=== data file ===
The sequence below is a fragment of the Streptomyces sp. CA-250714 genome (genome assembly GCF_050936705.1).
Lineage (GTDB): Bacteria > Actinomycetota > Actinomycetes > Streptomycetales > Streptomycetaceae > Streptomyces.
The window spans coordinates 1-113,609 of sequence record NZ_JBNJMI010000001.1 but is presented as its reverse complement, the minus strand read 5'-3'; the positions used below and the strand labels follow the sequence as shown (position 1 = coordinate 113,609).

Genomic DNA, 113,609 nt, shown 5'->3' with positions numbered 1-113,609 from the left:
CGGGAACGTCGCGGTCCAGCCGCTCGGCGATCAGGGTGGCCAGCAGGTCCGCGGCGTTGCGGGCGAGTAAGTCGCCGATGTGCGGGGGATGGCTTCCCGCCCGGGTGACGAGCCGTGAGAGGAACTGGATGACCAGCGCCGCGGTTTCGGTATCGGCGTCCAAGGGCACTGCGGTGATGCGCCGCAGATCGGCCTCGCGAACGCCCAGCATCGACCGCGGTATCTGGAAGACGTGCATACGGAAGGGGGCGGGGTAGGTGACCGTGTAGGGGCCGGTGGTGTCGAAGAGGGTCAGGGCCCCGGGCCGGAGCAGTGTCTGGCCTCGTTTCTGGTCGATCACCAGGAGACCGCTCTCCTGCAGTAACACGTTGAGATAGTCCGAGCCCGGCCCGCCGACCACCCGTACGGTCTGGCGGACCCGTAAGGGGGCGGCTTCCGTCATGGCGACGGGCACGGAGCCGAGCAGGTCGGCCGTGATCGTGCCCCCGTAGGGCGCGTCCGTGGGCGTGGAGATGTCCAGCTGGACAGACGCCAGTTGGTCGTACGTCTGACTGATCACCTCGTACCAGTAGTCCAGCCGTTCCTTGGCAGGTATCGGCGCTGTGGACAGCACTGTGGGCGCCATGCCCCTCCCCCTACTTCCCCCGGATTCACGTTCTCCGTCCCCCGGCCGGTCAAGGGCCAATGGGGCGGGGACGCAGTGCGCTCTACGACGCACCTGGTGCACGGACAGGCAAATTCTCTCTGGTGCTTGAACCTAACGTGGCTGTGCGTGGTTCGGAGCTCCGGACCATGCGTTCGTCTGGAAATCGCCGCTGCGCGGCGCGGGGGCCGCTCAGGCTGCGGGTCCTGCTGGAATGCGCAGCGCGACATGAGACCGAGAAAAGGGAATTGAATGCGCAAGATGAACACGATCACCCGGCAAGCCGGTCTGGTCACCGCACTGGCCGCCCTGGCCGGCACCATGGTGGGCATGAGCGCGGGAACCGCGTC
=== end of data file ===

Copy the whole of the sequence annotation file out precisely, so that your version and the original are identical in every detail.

The sequence below is a fragment of the Streptomyces sp. CA-250714 genome (genome assembly GCF_050936705.1).
Lineage (GTDB): Bacteria > Actinomycetota > Actinomycetes > Streptomycetales > Streptomycetaceae > Streptomyces.
The window spans coordinates 1-113,609 of sequence record NZ_JBNJMI010000001.1 but is presented as its reverse complement, the minus strand read 5'-3'; the positions used below and the strand labels follow the sequence as shown (position 1 = coordinate 113,609).

Genomic DNA, 113,609 nt, shown 5'->3' with positions numbered 1-113,609 from the left:
CGGGAACGTCGCGGTCCAGCCGCTCGGCGATCAGGGTGGCCAGCAGGTCCGCGGCGTTGCGGGCGAGTAAGTCGCCGATGTGCGGGGGATGGCTTCCCGCCCGGGTGACGAGCCGTGAGAGGAACTGGATGACCAGCGCCGCGGTTTCGGTATCGGCGTCCAAGGGCACTGCGGTGATGCGCCGCAGATCGGCCTCGCGAACGCCCAGCATCGACCGCGGTATCTGGAAGACGTGCATACGGAAGGGGGCGGGGTAGGTGACCGTGTAGGGGCCGGTGGTGTCGAAGAGGGTCAGGGCCCCGGGCCGGAGCAGTGTCTGGCCTCGTTTCTGGTCGATCACCAGGAGACCGCTCTCCTGCAGTAACACGTTGAGATAGTCCGAGCCCGGCCCGCCGACCACCCGTACGGTCTGGCGGACCCGTAAGGGGGCGGCTTCCGTCATGGCGACGGGCACGGAGCCGAGCAGGTCGGCCGTGATCGTGCCCCCGTAGGGCGCGTCCGTGGGCGTGGAGATGTCCAGCTGGACAGACGCCAGTTGGTCGTACGTCTGACTGATCACCTCGTACCAGTAGTCCAGCCGTTCCTTGGCAGGTATCGGCGCTGTGGACAGCACTGTGGGCGCCATGCCCCTCCCCCTACTTCCCCCGGATTCACGTTCTCCGTCCCCCGGCCGGTCAAGGGCCAATGGGGCGGGGACGCAGTGCGCTCTACGACGCACCTGGTGCACGGACAGGCAAATTCTCTCTGGTGCTTGAACCTAACGTGGCTGTGCGTGGTTCGGAGCTCCGGACCATGCGTTCGTCTGGAAATCGCCGCTGCGCGGCGCGGGGGCCGCTCAGGCTGCGGGTCCTGCTGGAATGCGCAGCGCGACATGAGACCGAGAAAAGGGAATTGAATGCGCAAGATGAACACGATCACCCGGCAAGCCGGTCTGGTCACCGCACTGGCCGCCCTGGCCGGCACCATGGTGGGCATGAGCGCGGGAACCGCGTC